With 35% of Amazon purchases related directly to their recommendation tool. Similarly, Slideshare found that 80% of consumers are more likely to buy from a brand that provides a tailored experience. In our own work, we’ve found content featuring a personalized front cover sees a 49% lower bounce rate than non-personalised content. This, however, is table stakes as far as content personalisation is concerned and businesses can take personalization far further to speak directly to their audience, and can also take advantage of technology solutions to power their content at scale.

Personalisation works because it produces something called the cocktail party effect, which mirrors what happens when you’re talking to someone and then hear your name in a different conversation. Your attention is drawn to your own name, which is very hard to ignore.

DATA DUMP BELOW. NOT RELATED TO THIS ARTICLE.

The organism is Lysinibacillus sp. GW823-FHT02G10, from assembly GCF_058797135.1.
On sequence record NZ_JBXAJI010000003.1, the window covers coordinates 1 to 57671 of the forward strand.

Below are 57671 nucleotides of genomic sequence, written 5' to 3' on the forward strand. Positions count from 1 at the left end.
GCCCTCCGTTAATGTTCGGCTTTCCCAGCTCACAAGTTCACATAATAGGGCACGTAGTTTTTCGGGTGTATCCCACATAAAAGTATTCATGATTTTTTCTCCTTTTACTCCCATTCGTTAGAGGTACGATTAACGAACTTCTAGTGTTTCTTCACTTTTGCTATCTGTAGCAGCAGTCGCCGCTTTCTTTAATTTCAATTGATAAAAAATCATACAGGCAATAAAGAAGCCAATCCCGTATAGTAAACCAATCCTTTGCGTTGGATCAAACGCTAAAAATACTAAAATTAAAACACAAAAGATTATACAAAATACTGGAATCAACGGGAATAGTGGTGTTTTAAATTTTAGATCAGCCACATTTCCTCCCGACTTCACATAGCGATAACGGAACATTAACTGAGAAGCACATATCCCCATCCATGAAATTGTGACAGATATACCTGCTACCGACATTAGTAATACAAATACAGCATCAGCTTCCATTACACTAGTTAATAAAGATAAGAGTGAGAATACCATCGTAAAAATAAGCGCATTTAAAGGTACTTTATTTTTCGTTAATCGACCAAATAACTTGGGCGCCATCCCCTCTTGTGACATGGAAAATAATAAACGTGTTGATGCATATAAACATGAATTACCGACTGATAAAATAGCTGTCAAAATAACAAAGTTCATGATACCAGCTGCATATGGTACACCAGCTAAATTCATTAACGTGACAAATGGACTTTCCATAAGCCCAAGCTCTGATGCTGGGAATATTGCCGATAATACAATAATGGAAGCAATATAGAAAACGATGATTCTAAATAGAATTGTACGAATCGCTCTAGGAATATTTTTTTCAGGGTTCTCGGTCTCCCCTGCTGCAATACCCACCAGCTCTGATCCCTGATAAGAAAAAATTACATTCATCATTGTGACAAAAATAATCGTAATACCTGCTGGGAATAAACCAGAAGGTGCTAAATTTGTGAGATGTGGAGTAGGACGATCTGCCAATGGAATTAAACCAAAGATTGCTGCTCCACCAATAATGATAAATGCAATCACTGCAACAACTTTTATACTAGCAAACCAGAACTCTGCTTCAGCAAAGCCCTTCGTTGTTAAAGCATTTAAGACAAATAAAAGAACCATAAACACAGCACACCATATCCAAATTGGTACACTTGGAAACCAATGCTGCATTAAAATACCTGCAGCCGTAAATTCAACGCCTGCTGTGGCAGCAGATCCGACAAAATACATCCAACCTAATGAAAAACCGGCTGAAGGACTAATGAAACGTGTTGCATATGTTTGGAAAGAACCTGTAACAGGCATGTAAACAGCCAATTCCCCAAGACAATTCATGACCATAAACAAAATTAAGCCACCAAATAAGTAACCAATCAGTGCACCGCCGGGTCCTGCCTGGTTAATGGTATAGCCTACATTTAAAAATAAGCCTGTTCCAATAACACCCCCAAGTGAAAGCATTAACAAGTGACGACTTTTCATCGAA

Of course, the 1:1 personalization required to generate this effect in an individual reader is not overly challenging to attain. But, when marketers choose to take this approach in a campaign operating at scale, they need to apply the cocktail party effect to the whole room and guarantee that everyone is engaged with the content used to market to them. This is where marketers need to have access to measurable results of their marketing efforts to ensure their spend delivers strong, concrete results.

How much is being spent to create this content? How much can businesses save?